The only thing certain in the world of computing is that hard drives fail. Hard drives, which consist of moving parts, are prone to an incredibly high failure rate. It's worth accepting that at some point in any given three year period, your hard drive will fail. Sure, it's not a fun reality to accept, but it's the only safe way to compute.
As a result, there is a heavy industry built up around backups and protecting your data. Any data you cannot afford to lose, you should regularly back up. It's the only smart way to go about your computer usage.
To start backing up your computer, keep in mind a few principles: **automatic is best**, **rotate your backups**, and **make your system redundant**.
The best way to make sure that your backup system is complete is to set it to automatically back up your hard drive. There are many programs which will automatically do this. If you have a Mac, you can do so by setting up Time Machine on a backup drive (Time machine is included with all versions of Mac OS X from 10.5 forward). Windows users can use the Backup and Restore preference within System Maintenance to accomplish the same functionality.
Automatic backups mean that you never have to worry about how up-to-date your backup is. A good rule of thumb is to back up your data once every night as you sleep. That way, your backed up data is never more than a day old.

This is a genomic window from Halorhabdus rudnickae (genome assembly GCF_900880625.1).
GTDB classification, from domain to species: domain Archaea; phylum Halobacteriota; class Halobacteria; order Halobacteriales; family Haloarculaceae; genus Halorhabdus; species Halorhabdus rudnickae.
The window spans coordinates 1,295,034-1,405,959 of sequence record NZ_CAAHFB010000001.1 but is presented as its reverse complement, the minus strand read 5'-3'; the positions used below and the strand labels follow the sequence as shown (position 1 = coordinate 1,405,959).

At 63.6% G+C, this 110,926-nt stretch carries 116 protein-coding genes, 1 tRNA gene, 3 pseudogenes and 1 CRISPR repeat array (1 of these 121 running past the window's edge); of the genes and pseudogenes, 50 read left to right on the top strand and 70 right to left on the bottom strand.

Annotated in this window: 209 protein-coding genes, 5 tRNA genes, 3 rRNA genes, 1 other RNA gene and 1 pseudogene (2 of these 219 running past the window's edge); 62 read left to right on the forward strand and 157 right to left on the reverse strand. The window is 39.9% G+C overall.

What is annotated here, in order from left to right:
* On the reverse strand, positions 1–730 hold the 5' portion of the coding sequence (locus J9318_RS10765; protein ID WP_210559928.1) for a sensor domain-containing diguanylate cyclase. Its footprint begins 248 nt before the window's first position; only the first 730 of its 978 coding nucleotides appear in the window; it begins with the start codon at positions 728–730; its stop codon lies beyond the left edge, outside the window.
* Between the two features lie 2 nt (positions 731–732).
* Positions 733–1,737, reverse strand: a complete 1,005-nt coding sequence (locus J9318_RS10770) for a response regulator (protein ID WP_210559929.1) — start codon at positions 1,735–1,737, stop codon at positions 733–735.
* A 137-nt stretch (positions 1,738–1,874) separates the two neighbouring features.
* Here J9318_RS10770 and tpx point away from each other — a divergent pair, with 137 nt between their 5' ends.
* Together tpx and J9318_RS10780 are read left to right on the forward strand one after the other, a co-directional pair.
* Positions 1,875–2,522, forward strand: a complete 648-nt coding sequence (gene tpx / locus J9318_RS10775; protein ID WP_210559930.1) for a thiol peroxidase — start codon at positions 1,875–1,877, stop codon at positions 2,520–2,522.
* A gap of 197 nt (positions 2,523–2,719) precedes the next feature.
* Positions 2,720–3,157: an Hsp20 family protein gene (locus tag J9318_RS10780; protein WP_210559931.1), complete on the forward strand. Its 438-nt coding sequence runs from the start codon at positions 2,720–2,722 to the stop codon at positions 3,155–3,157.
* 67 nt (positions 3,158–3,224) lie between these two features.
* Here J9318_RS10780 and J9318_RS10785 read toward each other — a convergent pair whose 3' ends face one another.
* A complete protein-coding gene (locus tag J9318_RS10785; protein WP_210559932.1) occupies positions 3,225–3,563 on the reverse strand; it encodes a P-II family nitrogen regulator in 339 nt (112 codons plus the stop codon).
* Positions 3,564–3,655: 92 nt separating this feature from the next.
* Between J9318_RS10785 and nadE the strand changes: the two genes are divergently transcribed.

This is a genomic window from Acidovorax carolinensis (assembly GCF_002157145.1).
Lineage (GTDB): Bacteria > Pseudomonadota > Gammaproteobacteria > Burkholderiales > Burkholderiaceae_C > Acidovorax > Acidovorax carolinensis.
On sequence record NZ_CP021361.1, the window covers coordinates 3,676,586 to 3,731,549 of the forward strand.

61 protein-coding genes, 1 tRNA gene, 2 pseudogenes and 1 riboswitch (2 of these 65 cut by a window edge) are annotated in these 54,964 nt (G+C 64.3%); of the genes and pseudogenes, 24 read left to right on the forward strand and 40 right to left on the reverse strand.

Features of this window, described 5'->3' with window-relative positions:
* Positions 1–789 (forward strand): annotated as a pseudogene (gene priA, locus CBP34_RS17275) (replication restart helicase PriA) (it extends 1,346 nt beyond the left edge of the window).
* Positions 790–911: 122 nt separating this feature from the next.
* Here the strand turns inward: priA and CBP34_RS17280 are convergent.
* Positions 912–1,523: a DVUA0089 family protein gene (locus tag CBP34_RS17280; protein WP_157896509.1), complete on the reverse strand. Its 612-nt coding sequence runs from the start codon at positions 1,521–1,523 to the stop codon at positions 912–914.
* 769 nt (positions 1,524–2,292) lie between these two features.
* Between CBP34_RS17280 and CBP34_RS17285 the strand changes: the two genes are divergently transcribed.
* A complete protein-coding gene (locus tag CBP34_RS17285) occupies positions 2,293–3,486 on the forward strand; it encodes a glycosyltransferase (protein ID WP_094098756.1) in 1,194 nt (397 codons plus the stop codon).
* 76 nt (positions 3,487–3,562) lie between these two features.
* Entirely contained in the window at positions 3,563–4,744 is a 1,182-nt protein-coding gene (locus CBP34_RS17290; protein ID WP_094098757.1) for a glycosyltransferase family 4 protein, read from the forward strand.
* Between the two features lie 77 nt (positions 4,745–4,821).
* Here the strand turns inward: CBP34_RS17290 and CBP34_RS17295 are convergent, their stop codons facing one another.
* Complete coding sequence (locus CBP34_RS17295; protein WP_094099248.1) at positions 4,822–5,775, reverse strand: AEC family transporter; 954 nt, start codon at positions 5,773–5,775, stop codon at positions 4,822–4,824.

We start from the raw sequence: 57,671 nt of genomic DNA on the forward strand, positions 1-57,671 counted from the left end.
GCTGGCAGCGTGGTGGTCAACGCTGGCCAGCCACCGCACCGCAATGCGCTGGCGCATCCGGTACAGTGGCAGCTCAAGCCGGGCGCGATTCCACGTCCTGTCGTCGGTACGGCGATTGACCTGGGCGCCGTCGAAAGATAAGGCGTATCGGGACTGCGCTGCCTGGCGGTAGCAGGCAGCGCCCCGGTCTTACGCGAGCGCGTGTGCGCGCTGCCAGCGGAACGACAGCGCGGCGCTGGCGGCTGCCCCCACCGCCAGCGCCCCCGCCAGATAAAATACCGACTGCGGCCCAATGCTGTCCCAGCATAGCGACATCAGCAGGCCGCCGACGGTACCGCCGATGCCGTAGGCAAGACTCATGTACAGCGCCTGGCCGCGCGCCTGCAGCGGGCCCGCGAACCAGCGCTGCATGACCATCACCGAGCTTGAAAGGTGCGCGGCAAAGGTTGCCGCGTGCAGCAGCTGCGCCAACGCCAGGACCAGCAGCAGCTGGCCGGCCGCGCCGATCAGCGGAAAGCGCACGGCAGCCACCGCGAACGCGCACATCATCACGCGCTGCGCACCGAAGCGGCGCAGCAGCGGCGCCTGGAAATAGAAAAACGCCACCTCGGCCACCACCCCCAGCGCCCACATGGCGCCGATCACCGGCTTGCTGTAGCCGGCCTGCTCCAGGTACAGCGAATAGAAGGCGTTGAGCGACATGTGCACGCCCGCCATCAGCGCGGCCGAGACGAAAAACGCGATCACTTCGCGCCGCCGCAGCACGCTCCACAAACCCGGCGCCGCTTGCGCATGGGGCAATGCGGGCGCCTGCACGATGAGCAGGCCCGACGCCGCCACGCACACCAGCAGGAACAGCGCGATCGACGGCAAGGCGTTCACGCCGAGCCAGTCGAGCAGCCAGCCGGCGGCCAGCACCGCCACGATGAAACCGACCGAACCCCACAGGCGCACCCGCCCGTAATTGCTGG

If you use a disk-cloning utility (such as Super Duper) to make copies of your hard drives – a great practice for retaining the stability of your backup system – make sure that you rotate your drives out. You can buy 1 TB hard drives *incredibly* cheaply on NewEgg.com (or similar sites). Every month, back up your hard drive on a new backup drive, and rotate them just as you would rotate your tires.
By rotating your backup drives, you will decrease the likelihood that you will rely on a faulty drive by introducing entropy into your backup system.
Don't rely on one backup system –В use a combination of recommended backup techniques. For example, don't simply use an automatic time machine backup, as that time machine drive might fail. Also clone your drives with an app like Super Duper. In addition, pay $5 a month to a site like Mozy.com, which provides unlimited backup.
By hedging your backup methods amongst all of the various methodologies, you will not be leaning on *any one* backup methodology. It's never good to put all of your eggs in one basket, especially with something as risky as hard drive storage.
Always assume that your hard drive is close to dying. That way, you can prepare for the worst. In the world of hard drives, the worst will *inevitably* hit. After all, computers are just machines. Hard drives, with their incredible fragility, are bound to fail just as much as any other fragile component of a machine. Until Solid State Drives become more reliable, it's imperative to have a sound backup system.